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Macedon, as many : those of Nopoleon, twice as many. Nor can it be doubted that all the wars which have blasted the globe, have swept from its surface as many hnman beings as now inhabit it.
Again, war inevitably produces a state of things most unfavorable to the advancement of knowledge. Literature and science can flourish only amid the calm and security of peace. The war-spirit awakens too much excitement, and brings into too powerful action the ferocious passions, to allow of the cultivation of the intellect. The public mind becomes a stormy sea, ingulfing every thing which eannot live in a tempest. Finally, the great pecuniary expenses of war, which fall most heavily upon the middling and poorer classes, deprive them in a great measure, and for a long time, of the leisure and money necessaryfor extending the blessings of education through the community. The agricultural and manufacturing interests of a country are left by war in a deranged state, and a heavy public debt is usually entailed upon the nation ; and to pay this debt, and restore the business of the country to a healthy condition, demand the time and Btrenuous labor* of the citizens.
A few facts may more strikingly illustrate this point. There is perhaps no part of the world where a more efficient system of general education is in operation than in the State of New-York. In 1830, with a population of 1,918,618, she expended §1,120,000 for common schools and academies, where nearly all her half million of children and youth were in a course of education. To provide the same means of instruction for the seventeen millions of the United States, in 1840, would cost ten millions of dollars j and to provide the same for the twenty-five millions of Great Britain wouM need fifteen millions, and for the eight hundred millions of the entire glob* it would require four hundred and seventy millions of dollars.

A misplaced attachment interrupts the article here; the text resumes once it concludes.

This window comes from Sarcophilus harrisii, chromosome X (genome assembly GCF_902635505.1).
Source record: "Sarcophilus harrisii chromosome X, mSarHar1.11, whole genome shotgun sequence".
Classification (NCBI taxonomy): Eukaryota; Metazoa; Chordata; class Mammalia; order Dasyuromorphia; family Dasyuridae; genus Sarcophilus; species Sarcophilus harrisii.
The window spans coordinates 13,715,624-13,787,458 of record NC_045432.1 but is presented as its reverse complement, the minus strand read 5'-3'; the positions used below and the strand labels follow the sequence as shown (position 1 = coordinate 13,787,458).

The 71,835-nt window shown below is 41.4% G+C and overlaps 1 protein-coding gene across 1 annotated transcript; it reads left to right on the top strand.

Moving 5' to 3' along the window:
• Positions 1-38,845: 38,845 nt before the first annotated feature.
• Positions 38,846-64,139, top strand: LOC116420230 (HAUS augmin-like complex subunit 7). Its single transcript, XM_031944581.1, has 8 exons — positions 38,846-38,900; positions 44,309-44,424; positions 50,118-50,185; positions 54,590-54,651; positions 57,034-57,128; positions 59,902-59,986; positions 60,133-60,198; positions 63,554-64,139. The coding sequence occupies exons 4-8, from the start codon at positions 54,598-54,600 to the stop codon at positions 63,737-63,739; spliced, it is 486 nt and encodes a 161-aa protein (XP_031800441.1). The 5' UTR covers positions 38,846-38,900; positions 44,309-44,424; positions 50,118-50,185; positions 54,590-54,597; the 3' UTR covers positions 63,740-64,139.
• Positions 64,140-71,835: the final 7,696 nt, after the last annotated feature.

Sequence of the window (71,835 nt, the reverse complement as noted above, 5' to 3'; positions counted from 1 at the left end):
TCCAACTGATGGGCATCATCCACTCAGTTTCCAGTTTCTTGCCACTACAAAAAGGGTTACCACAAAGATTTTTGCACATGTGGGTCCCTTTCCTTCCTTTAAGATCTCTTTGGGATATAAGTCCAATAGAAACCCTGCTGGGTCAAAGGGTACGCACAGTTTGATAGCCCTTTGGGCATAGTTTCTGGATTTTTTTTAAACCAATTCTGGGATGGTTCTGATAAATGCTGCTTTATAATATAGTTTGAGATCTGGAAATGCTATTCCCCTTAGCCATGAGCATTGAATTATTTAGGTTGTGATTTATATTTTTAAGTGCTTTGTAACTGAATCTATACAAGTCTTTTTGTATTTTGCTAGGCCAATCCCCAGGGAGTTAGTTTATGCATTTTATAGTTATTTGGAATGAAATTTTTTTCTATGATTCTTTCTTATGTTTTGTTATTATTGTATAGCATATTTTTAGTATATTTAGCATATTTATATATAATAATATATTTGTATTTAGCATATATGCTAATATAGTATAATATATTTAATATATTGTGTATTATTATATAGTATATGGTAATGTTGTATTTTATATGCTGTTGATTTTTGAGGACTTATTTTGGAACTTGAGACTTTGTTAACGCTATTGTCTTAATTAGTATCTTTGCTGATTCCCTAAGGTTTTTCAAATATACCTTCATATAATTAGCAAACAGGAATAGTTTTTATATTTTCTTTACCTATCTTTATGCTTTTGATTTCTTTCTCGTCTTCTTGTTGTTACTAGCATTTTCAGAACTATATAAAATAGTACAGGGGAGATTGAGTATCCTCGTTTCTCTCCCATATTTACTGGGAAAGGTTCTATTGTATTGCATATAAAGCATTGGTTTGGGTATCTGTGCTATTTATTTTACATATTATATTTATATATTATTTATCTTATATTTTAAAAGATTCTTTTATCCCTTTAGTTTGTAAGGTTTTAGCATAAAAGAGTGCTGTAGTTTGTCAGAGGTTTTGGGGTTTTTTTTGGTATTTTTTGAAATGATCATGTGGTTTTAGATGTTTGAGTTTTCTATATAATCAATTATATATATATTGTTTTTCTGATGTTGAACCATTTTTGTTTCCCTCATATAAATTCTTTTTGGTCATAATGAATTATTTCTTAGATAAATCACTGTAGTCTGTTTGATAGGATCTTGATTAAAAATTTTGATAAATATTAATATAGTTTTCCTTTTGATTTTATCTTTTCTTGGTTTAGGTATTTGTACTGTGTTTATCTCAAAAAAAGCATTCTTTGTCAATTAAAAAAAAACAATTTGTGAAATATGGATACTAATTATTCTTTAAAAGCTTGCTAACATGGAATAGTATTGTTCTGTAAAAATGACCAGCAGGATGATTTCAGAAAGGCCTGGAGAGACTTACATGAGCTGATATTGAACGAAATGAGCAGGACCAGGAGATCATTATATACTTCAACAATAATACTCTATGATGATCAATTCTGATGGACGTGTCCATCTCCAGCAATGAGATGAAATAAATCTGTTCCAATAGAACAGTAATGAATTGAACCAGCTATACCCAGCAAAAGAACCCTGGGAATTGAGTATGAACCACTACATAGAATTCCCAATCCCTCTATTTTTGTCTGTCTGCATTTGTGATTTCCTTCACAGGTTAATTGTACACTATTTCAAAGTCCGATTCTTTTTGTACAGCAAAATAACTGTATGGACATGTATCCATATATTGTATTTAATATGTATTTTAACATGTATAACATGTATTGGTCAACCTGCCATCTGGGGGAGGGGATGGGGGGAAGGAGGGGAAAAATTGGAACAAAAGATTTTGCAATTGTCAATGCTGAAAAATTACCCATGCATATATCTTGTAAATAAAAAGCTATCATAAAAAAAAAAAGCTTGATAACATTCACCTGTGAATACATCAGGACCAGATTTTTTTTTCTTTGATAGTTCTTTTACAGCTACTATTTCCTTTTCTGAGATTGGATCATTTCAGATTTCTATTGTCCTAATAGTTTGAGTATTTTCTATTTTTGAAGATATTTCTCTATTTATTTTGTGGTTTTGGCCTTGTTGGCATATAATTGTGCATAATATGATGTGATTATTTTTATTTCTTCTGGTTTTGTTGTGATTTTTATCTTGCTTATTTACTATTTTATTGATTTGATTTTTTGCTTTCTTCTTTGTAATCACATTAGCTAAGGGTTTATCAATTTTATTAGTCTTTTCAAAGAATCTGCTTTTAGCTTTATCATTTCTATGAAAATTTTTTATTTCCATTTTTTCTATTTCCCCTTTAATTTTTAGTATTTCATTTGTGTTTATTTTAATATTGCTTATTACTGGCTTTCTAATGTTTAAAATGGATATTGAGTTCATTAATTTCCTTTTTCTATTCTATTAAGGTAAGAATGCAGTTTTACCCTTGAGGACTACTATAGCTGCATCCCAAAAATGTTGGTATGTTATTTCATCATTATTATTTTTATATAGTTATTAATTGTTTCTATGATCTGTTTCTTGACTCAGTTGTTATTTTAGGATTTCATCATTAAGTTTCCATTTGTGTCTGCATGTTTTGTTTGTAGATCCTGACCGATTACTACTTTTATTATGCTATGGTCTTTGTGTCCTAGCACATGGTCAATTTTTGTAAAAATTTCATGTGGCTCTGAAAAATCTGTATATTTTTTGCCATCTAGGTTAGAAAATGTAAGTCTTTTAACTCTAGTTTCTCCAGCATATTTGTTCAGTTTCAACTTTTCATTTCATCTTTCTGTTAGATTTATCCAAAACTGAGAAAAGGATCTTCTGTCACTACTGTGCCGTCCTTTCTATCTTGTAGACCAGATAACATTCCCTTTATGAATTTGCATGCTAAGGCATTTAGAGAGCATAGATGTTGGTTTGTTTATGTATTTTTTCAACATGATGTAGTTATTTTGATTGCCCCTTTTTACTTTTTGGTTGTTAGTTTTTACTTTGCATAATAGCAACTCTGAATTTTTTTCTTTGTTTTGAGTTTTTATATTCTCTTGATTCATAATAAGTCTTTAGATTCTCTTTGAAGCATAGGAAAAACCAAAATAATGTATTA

Now, let us compare these sums with the expenses of war. The revolutionary war of this country with Great Britain cost our Government six hundred millions, while the individual losses by the citizens of both countries must have been many times as great. Suppose it the same; and here we have expended on the American side in seven years money enough to provide the present population of the whole country with instruction like that enjoyed in New-York, for one hundred years, and the population of Great Britain for eighty years. The 'last war with Great Britain cost our Government fifty millions; and, on thp same principle as above statec'., enough money was spent to afford similar instruction to both countries for ten years, although the war lasted but two and a half years. A single war with Bonaparte cost Great Britain five thousand two hundred and fifteen millions of dollars—sufficient to afford the means of instruction to all her population for three hundred and fifty years, and to give the same means to all the world for eleven years. In 1835, the national debt of Great Britain, incurred for war purposes, amounted to three thousand eight hundred and ninety millions of dollars. The interest on this is Od« hundred and forty-two millions, and would furnish her inhabitants with the means of education for ten years; that is, she pays a yearly interest that would do this. The daily expenses of a man-of-war, when in service are about fifteen hundred dollars, or more than half a million for a year. Nineteen such ships would of course cost as much as to educate all the children in the United States. Ten such ships, to say nothing of the sum requisite for their construction, would require a pecuniary outlay as great a* the income of all the benevolent societies in Great Britain and the United States, which in 1840 was five million one hundred and thirteen thousand four hundred and twenty-two dollars. The average expense of the Florida war, carried on with only a few hundred Indians in the swamps •f that country, was from two to five millions, from 1835 to 1840 — a sum nearly equal to that collected, with vast labor, as the fruit of Christian benevolence among the forty millions of Great Britain and the United States.